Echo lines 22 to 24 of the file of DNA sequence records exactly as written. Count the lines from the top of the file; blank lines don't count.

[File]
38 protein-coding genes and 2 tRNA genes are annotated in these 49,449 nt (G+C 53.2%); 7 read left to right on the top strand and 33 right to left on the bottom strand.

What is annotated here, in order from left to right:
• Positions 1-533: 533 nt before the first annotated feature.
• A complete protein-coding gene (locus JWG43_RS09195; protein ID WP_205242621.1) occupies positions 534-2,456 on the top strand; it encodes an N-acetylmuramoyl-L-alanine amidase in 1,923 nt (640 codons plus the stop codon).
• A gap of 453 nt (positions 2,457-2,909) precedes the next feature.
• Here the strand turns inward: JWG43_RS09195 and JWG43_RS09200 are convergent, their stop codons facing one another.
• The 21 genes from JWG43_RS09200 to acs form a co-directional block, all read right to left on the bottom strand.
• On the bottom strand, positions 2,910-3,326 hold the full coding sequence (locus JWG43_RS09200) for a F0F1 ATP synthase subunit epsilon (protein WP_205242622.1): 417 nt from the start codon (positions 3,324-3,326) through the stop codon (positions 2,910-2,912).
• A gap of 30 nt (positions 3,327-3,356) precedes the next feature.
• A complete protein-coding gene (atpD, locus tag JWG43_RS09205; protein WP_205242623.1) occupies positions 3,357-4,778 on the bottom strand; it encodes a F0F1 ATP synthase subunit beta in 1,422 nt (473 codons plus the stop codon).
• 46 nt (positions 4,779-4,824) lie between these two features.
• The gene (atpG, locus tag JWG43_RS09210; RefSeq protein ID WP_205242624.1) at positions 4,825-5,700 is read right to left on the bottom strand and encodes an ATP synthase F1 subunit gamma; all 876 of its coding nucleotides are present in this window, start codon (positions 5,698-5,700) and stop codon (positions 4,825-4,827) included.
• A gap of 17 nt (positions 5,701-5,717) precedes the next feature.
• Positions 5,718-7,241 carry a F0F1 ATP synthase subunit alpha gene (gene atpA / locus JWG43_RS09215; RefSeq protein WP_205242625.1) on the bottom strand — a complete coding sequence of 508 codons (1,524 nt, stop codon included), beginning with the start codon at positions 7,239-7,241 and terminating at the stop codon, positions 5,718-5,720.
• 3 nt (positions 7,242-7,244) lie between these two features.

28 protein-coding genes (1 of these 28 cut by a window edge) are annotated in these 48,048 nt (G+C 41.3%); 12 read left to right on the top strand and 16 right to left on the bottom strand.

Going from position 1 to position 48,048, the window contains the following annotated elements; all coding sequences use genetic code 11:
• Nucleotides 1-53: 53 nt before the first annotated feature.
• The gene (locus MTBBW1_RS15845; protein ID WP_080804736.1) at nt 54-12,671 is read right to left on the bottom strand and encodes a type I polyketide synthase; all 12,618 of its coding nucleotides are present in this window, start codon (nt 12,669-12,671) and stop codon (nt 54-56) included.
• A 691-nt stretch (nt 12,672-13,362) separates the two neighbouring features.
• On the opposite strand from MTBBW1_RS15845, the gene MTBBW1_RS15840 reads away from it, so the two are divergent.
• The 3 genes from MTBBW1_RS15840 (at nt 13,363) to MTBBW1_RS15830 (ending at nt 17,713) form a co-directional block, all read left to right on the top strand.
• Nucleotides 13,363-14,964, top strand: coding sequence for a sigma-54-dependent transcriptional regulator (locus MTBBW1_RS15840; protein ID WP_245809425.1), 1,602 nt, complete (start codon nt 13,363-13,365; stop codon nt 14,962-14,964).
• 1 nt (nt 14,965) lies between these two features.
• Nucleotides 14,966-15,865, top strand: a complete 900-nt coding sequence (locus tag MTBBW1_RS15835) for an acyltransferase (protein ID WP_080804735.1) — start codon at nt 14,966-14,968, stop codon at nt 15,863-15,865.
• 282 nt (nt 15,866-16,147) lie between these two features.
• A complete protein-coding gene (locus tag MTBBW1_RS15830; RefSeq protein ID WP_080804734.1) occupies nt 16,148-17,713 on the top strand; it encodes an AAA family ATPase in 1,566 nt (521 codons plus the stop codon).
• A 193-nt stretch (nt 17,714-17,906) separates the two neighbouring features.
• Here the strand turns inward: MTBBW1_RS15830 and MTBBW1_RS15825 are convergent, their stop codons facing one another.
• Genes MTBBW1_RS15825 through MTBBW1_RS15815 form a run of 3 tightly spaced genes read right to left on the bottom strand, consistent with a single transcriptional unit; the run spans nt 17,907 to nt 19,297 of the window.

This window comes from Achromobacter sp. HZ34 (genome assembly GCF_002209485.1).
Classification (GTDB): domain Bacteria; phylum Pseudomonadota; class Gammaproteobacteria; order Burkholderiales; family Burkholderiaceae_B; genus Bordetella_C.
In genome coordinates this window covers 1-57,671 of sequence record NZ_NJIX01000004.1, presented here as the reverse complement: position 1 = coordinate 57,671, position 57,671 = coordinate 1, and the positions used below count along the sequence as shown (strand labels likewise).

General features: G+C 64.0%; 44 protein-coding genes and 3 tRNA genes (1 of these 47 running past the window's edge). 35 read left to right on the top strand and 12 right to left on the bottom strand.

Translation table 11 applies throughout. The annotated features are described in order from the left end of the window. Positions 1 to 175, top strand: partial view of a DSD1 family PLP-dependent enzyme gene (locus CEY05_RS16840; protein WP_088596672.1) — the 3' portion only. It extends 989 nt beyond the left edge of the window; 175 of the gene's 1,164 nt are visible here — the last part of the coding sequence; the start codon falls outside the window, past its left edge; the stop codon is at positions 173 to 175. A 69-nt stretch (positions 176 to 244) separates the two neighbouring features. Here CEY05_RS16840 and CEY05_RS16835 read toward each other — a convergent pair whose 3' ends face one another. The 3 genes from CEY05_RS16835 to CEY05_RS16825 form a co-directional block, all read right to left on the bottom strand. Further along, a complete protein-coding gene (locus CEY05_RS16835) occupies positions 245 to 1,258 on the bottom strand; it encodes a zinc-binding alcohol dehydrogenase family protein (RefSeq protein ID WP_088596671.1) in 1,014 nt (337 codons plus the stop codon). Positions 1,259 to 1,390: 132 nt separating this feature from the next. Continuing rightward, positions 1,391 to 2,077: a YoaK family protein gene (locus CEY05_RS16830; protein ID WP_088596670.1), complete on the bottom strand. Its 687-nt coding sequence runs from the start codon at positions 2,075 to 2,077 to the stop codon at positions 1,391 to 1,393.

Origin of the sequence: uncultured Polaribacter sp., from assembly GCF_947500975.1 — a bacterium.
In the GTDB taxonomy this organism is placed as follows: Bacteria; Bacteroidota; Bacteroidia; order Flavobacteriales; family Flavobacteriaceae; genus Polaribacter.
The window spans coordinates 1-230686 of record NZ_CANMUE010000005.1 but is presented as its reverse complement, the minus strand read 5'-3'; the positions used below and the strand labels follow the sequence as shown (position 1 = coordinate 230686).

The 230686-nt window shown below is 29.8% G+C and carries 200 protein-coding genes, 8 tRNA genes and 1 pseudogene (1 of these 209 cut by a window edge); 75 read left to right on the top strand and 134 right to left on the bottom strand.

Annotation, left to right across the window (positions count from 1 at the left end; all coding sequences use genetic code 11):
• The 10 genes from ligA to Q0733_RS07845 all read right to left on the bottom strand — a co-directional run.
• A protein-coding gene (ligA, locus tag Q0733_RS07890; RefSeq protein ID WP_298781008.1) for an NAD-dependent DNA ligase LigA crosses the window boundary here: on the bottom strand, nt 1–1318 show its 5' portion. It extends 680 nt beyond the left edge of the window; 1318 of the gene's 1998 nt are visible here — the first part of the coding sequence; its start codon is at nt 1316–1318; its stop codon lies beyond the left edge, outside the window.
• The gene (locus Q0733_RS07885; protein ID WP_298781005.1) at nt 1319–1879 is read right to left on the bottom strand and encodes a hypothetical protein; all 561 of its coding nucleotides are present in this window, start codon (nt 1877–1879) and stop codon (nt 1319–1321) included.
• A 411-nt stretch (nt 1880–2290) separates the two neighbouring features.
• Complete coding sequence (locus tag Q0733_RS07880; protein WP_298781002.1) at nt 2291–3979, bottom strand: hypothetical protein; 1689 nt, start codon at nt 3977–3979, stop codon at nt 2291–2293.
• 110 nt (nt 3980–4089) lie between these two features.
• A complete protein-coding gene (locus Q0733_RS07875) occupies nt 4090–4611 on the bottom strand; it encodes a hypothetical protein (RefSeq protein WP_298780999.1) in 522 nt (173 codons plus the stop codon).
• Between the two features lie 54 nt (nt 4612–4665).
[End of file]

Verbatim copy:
• The 3 genes from MTBBW1_RS15840 (at nt 13,363) to MTBBW1_RS15830 (ending at nt 17,713) form a co-directional block, all read left to right on the top strand.
• Nucleotides 13,363-14,964, top strand: coding sequence for a sigma-54-dependent transcriptional regulator (locus MTBBW1_RS15840; protein ID WP_245809425.1), 1,602 nt, complete (start codon nt 13,363-13,365; stop codon nt 14,962-14,964).
• 1 nt (nt 14,965) lies between these two features.